Business Finance: Stuart Wilkinson finds some good news in the Budget

Stuart Wilkinson, head of tax at KPMG in East Anglia

Stuart Wilkinson, head of tax at KPMG in East Anglia - Credit: Archant

Despite the fact that George Osborne had little room for tax giveaways, there were a few measures in his penultimate Budget before the election which are good news for local businesses.

For “makers”, the Chancellor doubled the amount of lending for exports to £3billion, whilst cutting interest rates on this lending by a third and providing increased practical support from UK Trade & Investment (UKTI).

These initiatives are great for local businesses thinking about their international strategy and could change the status quo, making it more attractive to lenders and local exporters of all sizes who would like to offer overseas buyers more competitive payment terms.

The doubling of the Annual Investment Allowance means from this month businesses will now get 100% tax relief in year one on investment in plant and machinery up to £500,000.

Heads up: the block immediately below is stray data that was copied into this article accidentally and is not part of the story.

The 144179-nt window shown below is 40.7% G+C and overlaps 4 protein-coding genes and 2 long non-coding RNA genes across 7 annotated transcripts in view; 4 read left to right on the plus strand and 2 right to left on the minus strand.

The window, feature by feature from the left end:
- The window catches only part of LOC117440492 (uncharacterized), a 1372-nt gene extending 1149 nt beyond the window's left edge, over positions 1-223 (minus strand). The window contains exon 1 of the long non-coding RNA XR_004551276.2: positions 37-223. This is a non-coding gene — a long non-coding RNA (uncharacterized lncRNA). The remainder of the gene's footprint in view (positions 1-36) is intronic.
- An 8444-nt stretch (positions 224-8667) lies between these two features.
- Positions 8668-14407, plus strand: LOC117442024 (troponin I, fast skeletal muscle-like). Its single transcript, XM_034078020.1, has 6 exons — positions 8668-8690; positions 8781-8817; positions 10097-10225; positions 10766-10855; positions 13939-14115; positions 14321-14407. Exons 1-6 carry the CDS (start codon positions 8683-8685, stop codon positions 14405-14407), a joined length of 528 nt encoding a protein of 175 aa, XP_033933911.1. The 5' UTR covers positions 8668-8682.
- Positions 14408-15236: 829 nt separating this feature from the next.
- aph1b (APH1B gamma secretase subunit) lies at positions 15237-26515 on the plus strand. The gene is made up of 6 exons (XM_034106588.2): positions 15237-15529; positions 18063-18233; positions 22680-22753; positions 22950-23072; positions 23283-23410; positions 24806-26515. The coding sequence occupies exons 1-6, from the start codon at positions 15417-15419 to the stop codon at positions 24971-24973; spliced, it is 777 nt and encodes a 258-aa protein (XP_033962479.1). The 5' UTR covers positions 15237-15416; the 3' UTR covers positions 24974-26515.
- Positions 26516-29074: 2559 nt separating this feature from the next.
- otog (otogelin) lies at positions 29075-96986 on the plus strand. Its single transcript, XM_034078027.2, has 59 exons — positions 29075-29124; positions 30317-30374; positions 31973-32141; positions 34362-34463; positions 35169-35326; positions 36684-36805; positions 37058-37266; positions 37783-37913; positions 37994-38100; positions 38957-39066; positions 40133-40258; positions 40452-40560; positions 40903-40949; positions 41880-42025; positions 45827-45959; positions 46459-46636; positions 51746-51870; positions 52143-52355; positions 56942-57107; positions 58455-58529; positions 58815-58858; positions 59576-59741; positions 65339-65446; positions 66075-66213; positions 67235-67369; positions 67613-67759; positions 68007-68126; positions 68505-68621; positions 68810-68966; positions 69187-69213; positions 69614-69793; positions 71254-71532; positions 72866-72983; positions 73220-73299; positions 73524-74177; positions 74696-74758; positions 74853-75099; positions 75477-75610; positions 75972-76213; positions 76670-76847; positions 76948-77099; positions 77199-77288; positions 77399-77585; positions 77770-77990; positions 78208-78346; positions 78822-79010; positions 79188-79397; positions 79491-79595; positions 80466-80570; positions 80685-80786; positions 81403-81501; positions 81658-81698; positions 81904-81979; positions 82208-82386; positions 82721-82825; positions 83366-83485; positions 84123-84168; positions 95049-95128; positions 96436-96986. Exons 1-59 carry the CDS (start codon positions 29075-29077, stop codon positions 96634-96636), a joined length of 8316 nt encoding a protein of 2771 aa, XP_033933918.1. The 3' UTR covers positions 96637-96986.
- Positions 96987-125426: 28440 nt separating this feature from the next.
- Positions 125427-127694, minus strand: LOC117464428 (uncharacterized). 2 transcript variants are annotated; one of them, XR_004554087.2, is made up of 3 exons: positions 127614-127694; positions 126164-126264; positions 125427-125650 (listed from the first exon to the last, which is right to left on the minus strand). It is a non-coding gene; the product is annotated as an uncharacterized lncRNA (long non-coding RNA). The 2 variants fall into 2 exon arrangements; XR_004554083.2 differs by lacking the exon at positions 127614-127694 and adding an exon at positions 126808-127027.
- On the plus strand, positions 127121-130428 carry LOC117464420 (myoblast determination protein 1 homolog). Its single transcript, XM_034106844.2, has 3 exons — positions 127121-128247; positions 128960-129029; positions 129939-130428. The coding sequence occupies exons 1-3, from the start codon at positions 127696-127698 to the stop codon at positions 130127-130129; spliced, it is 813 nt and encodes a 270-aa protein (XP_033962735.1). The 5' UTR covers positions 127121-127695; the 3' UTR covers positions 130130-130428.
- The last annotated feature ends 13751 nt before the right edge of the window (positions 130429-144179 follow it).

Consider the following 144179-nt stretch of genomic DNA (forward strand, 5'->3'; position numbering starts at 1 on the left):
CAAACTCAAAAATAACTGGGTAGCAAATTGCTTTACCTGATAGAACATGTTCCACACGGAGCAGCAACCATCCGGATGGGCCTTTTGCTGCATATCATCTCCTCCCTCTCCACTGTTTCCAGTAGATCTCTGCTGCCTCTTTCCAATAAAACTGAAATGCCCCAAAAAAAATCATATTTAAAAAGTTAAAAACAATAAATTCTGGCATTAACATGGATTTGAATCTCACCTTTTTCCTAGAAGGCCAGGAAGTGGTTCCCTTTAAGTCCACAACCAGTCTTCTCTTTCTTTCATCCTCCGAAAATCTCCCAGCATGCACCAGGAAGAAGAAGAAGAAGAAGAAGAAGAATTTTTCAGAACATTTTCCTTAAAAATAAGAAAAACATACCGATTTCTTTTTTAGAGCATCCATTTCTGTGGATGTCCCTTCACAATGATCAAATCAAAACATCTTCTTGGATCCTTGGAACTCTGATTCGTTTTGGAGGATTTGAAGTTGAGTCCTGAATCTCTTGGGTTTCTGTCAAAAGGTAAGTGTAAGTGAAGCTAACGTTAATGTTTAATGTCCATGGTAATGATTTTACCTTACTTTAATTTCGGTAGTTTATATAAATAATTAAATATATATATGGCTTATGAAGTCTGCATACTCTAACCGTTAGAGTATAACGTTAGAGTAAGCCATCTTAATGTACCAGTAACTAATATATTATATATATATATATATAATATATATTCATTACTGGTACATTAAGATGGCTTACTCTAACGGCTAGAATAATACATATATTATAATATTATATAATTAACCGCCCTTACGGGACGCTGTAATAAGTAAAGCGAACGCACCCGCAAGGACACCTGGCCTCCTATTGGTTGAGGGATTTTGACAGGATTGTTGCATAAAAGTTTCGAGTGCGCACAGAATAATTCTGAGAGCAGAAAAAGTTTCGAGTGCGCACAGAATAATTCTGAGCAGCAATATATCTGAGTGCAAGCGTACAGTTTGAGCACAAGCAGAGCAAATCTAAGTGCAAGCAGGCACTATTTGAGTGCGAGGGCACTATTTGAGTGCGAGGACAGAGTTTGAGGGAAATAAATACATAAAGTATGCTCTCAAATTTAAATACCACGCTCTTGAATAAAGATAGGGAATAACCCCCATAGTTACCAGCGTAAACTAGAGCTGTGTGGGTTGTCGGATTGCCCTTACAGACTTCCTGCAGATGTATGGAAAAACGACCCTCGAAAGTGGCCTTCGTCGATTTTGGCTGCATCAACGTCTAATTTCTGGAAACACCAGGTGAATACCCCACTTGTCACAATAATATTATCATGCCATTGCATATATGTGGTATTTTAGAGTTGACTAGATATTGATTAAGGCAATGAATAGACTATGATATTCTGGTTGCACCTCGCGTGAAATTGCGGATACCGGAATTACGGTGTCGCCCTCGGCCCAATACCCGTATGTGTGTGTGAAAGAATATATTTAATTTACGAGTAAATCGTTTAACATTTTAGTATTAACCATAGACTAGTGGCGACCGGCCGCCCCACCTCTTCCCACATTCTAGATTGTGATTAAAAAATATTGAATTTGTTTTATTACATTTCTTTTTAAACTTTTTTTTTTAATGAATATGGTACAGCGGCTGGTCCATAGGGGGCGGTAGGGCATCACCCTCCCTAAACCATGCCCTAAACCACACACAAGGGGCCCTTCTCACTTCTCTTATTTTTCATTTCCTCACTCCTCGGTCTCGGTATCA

This increased relief will not expire now until the end of 2015, giving a longer timeframe than previously expected for businesses to invest and take advantage of this increased incentive.


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For those businesses who do more than make, but also innovate, the increase in refundable R&D tax credits could provide smaller businesses with more cash to invest during their vital early years – before they achieve profitability.

Recognising that skills are at the heart of any business, a funding package for an extra 100,000 apprenticeships over the next two years will help local businesses and young people looking to get a foothold in to work and to develop the skills that they need for a long term career.

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For “doers”, there was an increase in the personal allowance which, for the first time this parliament, has been allowed to flow through to higher rate taxpayers, contrary to pre-budget predictions.

Yet, there is a feeling that more could have been done for regional economies. The Local Growth Fund pot of money remains smaller than originally envisioned and measures to force local authorities to use balance sheet assets to regenerate and reinvent City and Regional economies would have been helpful.

A modern infrastructure is vital to ensure regional communities thrive and the delay in getting many programmes started could hinder some of our regional business communities on their journey to growth.

: : Stuart Wilkinson, is head of tax for KPMG in East Anglia.

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